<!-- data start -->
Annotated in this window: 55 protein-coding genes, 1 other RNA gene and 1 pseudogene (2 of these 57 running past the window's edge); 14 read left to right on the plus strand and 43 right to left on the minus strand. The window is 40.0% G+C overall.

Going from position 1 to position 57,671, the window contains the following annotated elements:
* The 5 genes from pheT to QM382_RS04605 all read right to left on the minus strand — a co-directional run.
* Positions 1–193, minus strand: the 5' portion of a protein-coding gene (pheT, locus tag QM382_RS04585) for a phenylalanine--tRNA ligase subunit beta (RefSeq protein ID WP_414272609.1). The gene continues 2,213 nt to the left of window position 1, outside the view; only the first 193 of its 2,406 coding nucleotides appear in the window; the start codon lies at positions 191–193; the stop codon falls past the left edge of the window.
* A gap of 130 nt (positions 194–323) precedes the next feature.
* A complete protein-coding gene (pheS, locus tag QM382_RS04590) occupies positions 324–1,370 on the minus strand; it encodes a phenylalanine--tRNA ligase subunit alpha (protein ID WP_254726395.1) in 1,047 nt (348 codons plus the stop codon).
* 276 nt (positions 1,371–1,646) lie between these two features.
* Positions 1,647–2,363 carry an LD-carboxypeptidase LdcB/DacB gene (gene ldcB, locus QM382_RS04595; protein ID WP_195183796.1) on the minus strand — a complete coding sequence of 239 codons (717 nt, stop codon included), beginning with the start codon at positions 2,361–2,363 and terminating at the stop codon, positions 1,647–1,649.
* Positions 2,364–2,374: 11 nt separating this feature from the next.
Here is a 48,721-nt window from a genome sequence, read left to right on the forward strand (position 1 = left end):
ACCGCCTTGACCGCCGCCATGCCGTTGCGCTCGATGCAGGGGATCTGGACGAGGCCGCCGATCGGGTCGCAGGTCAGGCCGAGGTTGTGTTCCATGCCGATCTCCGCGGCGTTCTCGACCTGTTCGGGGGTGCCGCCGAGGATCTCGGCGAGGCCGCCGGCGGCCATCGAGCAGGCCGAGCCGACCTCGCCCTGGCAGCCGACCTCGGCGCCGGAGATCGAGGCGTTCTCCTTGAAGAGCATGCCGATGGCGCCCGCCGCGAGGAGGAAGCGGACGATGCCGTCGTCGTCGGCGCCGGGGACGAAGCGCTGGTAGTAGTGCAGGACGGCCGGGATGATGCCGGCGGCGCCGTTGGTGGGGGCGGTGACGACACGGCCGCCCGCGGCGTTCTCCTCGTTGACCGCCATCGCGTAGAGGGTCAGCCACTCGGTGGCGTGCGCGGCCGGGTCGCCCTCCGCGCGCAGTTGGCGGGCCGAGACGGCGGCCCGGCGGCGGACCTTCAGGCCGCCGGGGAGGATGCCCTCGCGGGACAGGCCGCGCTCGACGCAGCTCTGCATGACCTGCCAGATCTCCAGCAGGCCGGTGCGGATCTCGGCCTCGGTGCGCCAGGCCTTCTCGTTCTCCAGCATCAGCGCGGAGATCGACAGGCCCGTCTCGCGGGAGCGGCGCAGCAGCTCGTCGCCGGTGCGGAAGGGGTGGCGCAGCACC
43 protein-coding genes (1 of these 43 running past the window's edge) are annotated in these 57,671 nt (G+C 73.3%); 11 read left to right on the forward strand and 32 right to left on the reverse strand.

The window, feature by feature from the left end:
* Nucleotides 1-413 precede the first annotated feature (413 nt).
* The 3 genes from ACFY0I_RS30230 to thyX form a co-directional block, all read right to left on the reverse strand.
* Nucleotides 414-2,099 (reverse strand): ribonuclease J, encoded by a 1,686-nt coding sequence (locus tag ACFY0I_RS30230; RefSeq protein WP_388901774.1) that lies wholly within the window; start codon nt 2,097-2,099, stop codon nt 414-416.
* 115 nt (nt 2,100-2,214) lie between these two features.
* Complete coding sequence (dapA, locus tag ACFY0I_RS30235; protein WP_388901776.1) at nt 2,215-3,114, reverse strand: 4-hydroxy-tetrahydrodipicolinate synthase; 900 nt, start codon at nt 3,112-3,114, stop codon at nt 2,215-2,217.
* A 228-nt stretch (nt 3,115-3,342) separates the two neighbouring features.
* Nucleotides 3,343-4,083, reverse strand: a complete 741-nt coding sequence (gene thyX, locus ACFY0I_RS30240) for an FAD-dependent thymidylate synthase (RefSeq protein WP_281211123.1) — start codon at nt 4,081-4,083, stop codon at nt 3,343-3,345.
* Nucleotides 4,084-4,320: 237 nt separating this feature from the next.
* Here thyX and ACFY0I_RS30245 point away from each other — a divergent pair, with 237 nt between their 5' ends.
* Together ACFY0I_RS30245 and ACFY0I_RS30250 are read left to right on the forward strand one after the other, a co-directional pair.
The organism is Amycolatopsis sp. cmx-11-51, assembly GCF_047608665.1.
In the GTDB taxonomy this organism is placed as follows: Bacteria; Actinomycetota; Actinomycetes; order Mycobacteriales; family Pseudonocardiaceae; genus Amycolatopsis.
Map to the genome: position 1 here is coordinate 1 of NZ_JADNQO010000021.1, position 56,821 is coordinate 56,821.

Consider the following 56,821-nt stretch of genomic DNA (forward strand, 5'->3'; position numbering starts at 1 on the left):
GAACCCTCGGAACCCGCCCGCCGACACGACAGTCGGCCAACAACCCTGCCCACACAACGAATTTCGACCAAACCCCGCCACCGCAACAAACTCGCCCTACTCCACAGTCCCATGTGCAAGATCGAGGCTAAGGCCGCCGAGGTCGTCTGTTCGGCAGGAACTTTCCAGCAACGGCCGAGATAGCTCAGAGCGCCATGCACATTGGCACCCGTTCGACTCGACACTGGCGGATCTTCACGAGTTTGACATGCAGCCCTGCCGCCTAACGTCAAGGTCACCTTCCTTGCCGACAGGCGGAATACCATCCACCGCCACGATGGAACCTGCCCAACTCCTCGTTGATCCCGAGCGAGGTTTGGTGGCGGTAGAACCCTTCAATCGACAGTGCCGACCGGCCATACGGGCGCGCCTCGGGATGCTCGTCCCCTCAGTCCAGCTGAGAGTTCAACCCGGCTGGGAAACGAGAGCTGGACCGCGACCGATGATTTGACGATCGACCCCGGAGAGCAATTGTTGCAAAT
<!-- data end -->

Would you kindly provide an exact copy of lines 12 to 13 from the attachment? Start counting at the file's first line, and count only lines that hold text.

43 protein-coding genes (1 of these 43 running past the window's edge) are annotated in these 57,671 nt (G+C 73.3%); 11 read left to right on the forward strand and 32 right to left on the reverse strand.

The window, feature by feature from the left end: